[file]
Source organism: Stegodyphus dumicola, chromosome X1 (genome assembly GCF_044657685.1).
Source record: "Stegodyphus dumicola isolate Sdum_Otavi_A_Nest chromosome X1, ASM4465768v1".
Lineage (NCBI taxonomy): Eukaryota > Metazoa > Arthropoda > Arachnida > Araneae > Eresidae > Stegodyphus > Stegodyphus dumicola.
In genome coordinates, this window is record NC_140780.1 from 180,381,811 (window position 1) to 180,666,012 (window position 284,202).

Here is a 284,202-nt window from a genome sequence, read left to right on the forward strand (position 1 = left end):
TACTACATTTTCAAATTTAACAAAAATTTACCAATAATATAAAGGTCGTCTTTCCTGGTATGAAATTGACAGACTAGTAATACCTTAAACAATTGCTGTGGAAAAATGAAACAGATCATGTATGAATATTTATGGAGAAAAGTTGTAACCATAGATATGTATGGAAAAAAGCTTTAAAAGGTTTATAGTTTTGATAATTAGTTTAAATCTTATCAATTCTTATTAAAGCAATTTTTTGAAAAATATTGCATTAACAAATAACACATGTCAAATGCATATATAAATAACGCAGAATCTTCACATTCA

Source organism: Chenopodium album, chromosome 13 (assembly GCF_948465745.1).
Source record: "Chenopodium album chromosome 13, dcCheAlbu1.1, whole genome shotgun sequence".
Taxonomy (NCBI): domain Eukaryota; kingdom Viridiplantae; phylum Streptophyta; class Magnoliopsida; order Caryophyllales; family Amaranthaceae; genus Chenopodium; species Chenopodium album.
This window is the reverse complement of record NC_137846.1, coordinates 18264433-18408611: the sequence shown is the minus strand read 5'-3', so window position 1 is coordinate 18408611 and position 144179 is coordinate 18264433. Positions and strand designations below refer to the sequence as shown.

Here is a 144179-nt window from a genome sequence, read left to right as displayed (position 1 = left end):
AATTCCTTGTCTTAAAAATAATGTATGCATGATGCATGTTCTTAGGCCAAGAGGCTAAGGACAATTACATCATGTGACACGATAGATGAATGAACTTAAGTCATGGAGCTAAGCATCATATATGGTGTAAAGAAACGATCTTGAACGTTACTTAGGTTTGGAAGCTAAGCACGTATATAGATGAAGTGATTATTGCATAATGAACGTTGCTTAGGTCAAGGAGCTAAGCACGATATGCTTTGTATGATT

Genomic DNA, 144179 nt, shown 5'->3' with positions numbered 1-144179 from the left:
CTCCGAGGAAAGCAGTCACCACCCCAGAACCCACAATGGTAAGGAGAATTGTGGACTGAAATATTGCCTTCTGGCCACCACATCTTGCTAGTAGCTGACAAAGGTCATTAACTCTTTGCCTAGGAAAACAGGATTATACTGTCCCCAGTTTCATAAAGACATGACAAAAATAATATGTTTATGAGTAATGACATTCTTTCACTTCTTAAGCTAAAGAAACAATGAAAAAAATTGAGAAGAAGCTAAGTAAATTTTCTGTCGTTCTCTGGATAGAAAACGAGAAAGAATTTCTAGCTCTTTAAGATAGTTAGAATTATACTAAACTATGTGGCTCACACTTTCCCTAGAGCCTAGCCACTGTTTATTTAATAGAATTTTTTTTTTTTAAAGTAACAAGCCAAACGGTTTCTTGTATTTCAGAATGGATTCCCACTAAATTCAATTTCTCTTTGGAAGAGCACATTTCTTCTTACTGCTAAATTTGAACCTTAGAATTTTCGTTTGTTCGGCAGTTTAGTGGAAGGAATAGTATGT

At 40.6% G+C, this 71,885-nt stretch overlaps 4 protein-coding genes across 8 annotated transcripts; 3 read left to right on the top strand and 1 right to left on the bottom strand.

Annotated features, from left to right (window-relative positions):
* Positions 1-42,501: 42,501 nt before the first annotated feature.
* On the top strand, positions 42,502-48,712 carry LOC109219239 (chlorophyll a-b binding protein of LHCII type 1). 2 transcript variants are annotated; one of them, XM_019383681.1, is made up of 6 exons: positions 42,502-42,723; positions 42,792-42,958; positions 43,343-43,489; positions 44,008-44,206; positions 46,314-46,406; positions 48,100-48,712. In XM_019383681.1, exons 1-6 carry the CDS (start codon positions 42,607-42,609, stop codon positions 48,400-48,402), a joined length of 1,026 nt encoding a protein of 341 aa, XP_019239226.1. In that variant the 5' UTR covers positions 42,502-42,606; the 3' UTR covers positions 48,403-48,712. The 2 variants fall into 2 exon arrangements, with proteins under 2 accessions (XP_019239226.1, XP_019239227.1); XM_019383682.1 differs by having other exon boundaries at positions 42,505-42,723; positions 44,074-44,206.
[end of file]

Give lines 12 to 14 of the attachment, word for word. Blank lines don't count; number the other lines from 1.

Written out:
AATTCCTTGTCTTAAAAATAATGTATGCATGATGCATGTTCTTAGGCCAAGAGGCTAAGGACAATTACATCATGTGACACGATAGATGAATGAACTTAAGTCATGGAGCTAAGCATCATATATGGTGTAAAGAAACGATCTTGAACGTTACTTAGGTTTGGAAGCTAAGCACGTATATAGATGAAGTGATTATTGCATAATGAACGTTGCTTAGGTCAAGGAGCTAAGCACGATATGCTTTGTATGATT

Genomic DNA, 144179 nt, shown 5'->3' with positions numbered 1-144179 from the left:
CTCCGAGGAAAGCAGTCACCACCCCAGAACCCACAATGGTAAGGAGAATTGTGGACTGAAATATTGCCTTCTGGCCACCACATCTTGCTAGTAGCTGACAAAGGTCATTAACTCTTTGCCTAGGAAAACAGGATTATACTGTCCCCAGTTTCATAAAGACATGACAAAAATAATATGTTTATGAGTAATGACATTCTTTCACTTCTTAAGCTAAAGAAACAATGAAAAAAATTGAGAAGAAGCTAAGTAAATTTTCTGTCGTTCTCTGGATAGAAAACGAGAAAGAATTTCTAGCTCTTTAAGATAGTTAGAATTATACTAAACTATGTGGCTCACACTTTCCCTAGAGCCTAGCCACTGTTTATTTAATAGAATTTTTTTTTTTTAAAGTAACAAGCCAAACGGTTTCTTGTATTTCAGAATGGATTCCCACTAAATTCAATTTCTCTTTGGAAGAGCACATTTCTTCTTACTGCTAAATTTGAACCTTAGAATTTTCGTTTGTTCGGCAGTTTAGTGGAAGGAATAGTATGT